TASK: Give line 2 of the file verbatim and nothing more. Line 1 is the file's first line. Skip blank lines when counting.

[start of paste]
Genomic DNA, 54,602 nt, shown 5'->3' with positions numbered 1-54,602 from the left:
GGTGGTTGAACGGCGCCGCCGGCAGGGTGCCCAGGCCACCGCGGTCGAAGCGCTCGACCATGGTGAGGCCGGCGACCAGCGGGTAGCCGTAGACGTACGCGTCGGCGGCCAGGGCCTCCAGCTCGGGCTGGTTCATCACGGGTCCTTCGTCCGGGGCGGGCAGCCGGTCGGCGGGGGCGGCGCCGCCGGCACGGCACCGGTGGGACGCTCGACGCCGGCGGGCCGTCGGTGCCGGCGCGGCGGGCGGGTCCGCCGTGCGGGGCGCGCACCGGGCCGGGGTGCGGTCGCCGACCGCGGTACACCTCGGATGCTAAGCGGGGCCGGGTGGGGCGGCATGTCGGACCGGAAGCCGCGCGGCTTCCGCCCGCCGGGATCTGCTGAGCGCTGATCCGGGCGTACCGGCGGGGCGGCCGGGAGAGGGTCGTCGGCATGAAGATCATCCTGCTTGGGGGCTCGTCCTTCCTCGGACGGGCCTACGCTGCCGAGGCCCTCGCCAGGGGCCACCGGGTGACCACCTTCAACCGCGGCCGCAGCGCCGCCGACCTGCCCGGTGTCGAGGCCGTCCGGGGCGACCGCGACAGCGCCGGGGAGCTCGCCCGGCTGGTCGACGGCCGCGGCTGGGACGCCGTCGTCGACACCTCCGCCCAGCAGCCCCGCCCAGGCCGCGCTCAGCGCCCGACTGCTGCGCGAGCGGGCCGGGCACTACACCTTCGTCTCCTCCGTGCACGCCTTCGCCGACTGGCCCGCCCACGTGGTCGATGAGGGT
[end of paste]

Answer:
GGTGGTTGAACGGCGCCGCCGGCAGGGTGCCCAGGCCACCGCGGTCGAAGCGCTCGACCATGGTGAGGCCGGCGACCAGCGGGTAGCCGTAGACGTACGCGTCGGCGGCCAGGGCCTCCAGCTCGGGCTGGTTCATCACGGGTCCTTCGTCCGGGGCGGGCAGCCGGTCGGCGGGGGCGGCGCCGCCGGCACGGCACCGGTGGGACGCTCGACGCCGGCGGGCCGTCGGTGCCGGCGCGGCGGGCGGGTCCGCCGTGCGGGGCGCGCACCGGGCCGGGGTGCGGTCGCCGACCGCGGTACACCTCGGATGCTAAGCGGGGCCGGGTGGGGCGGCATGTCGGACCGGAAGCCGCGCGGCTTCCGCCCGCCGGGATCTGCTGAGCGCTGATCCGGGCGTACCGGCGGGGCGGCCGGGAGAGGGTCGTCGGCATGAAGATCATCCTGCTTGGGGGCTCGTCCTTCCTCGGACGGGCCTACGCTGCCGAGGCCCTCGCCAGGGGCCACCGGGTGACCACCTTCAACCGCGGCCGCAGCGCCGCCGACCTGCCCGGTGTCGAGGCCGTCCGGGGCGACCGCGACAGCGCCGGGGAGCTCGCCCGGCTGGTCGACGGCCGCGGCTGGGACGCCGTCGTCGACACCTCCGCCCAGCAGCCCCGCCCAGGCCGCGCTCAGCGCCCGACTGCTGCGCGAGCGGGCCGGGCACTACACCTTCGTCTCCTCCGTGCACGCCTTCGCCGACTGGCCCGCCCACGTGGTCGATGAGGGT